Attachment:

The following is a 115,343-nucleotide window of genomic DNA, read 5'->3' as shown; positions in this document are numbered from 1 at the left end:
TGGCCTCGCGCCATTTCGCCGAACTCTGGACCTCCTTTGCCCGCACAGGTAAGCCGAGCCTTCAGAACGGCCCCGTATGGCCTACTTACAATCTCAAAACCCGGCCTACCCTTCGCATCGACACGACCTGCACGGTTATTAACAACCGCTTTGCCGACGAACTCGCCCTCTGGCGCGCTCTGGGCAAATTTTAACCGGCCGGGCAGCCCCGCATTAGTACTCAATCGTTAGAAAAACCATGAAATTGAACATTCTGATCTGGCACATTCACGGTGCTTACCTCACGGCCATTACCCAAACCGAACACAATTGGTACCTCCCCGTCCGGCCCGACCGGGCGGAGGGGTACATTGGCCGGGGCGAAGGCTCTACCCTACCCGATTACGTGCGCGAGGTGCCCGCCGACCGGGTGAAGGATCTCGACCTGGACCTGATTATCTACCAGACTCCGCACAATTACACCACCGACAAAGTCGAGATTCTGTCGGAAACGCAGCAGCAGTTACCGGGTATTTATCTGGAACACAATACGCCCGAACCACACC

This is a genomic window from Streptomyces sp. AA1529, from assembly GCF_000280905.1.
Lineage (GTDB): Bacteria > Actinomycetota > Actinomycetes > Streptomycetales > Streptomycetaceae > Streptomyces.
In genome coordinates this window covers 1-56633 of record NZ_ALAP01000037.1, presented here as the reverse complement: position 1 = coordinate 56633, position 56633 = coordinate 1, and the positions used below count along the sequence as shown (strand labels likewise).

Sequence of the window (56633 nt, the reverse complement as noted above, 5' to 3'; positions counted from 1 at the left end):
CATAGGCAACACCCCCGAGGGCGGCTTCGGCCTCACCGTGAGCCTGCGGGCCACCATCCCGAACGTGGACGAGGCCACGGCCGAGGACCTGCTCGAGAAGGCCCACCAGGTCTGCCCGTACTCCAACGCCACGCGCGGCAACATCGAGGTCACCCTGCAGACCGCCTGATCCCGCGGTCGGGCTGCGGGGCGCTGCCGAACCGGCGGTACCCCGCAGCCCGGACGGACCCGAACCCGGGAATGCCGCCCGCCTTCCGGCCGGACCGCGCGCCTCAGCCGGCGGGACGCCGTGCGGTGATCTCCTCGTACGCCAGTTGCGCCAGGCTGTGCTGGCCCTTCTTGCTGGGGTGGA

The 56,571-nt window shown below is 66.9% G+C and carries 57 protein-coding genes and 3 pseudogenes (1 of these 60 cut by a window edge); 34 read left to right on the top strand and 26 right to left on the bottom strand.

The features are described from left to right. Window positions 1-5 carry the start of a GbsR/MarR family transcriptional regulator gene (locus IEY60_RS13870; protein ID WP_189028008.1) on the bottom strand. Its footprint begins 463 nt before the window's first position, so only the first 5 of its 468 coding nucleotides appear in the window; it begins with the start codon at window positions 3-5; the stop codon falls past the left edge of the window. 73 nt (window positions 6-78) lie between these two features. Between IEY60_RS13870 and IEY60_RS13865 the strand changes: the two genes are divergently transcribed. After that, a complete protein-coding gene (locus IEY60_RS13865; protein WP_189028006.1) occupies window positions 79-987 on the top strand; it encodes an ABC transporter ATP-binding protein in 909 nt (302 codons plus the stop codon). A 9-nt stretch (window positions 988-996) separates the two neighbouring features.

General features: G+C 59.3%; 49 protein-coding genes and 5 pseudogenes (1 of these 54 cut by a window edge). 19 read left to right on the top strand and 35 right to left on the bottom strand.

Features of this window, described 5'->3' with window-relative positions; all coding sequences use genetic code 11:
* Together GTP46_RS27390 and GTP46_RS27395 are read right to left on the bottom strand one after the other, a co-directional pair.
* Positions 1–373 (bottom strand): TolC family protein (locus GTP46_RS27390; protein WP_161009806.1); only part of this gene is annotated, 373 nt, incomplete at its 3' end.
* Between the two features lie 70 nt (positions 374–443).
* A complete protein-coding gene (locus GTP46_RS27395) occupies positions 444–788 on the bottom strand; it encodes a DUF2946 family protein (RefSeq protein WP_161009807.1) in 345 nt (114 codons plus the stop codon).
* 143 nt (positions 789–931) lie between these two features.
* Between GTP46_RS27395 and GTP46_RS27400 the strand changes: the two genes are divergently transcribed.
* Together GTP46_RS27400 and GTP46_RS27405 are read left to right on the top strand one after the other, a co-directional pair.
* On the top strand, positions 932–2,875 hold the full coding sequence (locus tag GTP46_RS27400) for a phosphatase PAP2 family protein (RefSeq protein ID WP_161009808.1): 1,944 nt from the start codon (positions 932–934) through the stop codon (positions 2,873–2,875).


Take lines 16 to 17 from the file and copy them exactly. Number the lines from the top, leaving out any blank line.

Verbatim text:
* 143 nt (positions 789–931) lie between these two features.
* Between GTP46_RS27395 and GTP46_RS27400 the strand changes: the two genes are divergently transcribed.